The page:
Why Cisco's Intent-Based Networking Matters
Cisco earlier this week introduced "intent-based networking" (IBN) solutions at an event that had lots of flair and panache and the presence of many key executives, including CEO Chuck Robbins, SVPs David Goeckeler and Rowan Trollope, and VP and Chief of Staff Ruba Borno. Given Cisco has been the market leader in networking for decades now, does the launch of a new network system really warrant its own event, and is it a big deal? I believe it does and is... and that over time we'll look back on this launch as a seminal moment in Cisco's next act.
Intent-Based Networking Defined
Before I get into why I feel this way, I'll first explain what the heck an IBN is. Today's networks are extremely manually intensive to operate. Engineers must be familiar with a cryptic command line interface and repeat many tasks, box after box, to implement a change. Software-defined networks (SDNs) have made networks easier to manage by automating certain tasks, but engineers still need to identify all the tasks.
With an IBN, the administrator determines the "what," and the system then figures out the "how."
A good analogy to help understand this is the difference between an automated car feature and an autonomous car. Parallel-park assist automates the task of parking, but the driver still needs to drive to the destination, look for parking spots, and determine which is the best one. With an autonomous vehicle, the driver would issue the command "go home," and the car would figure out the least-congested route and determine the best parking spot, which may or may not include parallel parking. Automation makes the parking process itself easier, whereas the self-driving car would transform the entire experience.
IBN lets network administrators issue commands like "put all my IoT devices in a single zone" or "prioritize bandwidth for the top 10% of my UC customer base" and rely on the network for all the behind-the-scenes magic that makes it happen. If devices move or things change, the network automatically reconfigures to adapt.
Cisco's IBN is a closed-loop system that continually gathers contextually relevant data from a number of different sources, including network devices and IoT endpoints. Using machine learning, the system delivers insights that can help enterprises make better business decisions.
To deliver on the IBN vision, Cisco announced the following new technologies:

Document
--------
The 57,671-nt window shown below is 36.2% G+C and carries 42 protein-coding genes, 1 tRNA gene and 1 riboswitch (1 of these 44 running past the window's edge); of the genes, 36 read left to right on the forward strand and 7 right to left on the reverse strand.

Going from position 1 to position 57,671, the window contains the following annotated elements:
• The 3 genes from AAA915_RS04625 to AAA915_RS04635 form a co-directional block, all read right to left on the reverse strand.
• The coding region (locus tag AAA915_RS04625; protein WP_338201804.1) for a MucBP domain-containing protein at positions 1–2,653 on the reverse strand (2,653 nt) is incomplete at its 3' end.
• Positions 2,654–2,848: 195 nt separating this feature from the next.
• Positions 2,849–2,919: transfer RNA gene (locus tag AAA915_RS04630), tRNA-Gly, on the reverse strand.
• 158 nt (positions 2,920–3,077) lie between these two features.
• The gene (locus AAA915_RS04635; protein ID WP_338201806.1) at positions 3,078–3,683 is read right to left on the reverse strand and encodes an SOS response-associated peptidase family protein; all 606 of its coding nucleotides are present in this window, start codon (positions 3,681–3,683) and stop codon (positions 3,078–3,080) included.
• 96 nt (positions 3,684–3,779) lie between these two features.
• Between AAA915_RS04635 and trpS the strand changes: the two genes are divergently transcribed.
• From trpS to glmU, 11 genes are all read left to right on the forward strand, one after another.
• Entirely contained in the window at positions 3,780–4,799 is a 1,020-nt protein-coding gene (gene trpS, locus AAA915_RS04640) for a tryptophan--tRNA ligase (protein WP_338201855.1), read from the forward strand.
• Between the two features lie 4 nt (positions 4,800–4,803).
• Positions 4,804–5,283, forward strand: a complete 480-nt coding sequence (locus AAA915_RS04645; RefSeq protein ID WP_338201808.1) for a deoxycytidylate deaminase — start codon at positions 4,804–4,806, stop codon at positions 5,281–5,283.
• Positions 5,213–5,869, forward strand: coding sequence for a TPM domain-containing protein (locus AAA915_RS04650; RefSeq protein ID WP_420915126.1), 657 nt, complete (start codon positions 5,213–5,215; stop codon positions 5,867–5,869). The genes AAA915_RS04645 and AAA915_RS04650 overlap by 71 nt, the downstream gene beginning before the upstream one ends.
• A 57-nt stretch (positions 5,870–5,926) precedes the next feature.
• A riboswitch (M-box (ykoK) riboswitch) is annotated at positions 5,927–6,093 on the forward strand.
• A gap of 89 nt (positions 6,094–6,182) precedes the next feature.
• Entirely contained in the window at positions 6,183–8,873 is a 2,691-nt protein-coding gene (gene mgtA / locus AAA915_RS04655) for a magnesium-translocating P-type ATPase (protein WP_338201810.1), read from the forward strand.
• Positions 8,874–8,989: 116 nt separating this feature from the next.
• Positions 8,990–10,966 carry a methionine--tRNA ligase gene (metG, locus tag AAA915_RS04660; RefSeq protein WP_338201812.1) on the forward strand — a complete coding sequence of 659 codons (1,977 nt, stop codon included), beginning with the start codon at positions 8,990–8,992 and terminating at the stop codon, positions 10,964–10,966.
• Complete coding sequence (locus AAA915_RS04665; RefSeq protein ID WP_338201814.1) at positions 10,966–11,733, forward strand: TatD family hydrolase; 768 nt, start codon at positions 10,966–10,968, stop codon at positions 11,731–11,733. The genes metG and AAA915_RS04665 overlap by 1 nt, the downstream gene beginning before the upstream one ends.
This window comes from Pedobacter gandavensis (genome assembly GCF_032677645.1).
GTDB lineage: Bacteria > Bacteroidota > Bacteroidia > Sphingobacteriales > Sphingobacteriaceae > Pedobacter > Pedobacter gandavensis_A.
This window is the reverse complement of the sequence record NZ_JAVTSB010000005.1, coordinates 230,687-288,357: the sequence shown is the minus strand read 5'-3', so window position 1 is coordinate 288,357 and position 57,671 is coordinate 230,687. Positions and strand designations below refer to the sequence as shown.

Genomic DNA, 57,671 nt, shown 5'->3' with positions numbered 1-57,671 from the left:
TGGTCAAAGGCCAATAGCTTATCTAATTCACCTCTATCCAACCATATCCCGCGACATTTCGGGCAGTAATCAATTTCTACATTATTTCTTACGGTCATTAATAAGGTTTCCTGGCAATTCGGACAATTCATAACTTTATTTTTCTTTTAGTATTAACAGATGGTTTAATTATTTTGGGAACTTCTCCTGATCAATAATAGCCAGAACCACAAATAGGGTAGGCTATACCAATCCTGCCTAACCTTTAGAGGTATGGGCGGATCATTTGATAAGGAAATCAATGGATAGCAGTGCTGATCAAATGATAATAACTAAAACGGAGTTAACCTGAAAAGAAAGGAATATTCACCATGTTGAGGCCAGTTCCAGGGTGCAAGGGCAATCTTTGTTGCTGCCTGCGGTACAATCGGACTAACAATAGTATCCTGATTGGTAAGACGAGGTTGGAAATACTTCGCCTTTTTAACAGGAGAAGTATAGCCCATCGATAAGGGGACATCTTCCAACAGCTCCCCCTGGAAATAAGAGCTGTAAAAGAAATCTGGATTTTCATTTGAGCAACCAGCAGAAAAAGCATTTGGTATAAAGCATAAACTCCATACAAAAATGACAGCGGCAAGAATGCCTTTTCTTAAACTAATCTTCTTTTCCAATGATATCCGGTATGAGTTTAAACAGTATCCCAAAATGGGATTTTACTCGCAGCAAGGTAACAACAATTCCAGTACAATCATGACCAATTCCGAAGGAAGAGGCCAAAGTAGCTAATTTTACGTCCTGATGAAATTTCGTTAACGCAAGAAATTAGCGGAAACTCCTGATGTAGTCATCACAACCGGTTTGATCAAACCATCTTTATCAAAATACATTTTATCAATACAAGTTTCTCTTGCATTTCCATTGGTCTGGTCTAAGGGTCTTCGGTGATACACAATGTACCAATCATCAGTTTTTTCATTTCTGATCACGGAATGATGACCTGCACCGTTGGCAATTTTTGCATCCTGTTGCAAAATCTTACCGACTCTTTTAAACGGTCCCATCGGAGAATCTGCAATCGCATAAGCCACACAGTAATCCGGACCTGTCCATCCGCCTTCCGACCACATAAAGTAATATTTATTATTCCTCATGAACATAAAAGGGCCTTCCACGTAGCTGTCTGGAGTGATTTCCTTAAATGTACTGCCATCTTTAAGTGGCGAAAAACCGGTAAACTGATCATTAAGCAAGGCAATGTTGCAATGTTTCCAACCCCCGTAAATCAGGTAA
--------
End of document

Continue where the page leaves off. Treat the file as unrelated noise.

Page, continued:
- Digital Network Architecture (DNA) Center - a centralized management platform for putting intent-based operations into action
- Software-Defined Access (SD-Access) - for automating policy enforcement and network segmentation across the network fabric
- Advanced analytics platform - categorizes and correlates data running on the network, then uses machine learning to create predictive business intelligence and deliver actionable insights through the DNA Center Assurance service
- Encrypted traffic analysis - Using its Talos security intelligence and machine learning, Cisco "sees" and analyzes encrypted traffic
- Catalyst 9000 switches - built ground-up for the "new realities of the digital era," this new switch series centers on the demands of mobility, cloud, IoT, and security
Note that DNA Center is the "brains" of the system, as well as the interface network managers would use to assess users, endpoints, network devices, and other information in creating policies that feed the system. While DNA Center will optimize functionality with the new 9000 switches, it also will work with older generations of Catalyst switches as well as Nexus switches, branch routers, security devices, and Wi-Fi access points.
The encrypted traffic analysis technology is worth calling out as well, being the only security technology I know of that can find malware in encrypted traffic. The bad guys, getting ever smarter, are now making malware nearly impossible to find by hiding it in encrypted traffic. Rather than unencrypting traffic, which can add significant cost and processing overhead, Cisco analyzes traffic patterns and uses machine learning to infer malware. It claims to have 99.99% threat detection accuracy.
Why IBN Matters to Enterprises
The business value of an IBN is significant. Network operations are slow and error prone. My research shows that even with automation, the number one cause of downtime is still human error, which occurs because engineers are constantly cutting and pasting commands and tweaking the system, often without realizing what the changes mean to the broader environment. With an IBN, network engineers make all changes through DNA Center, speeding the process while reducing errors.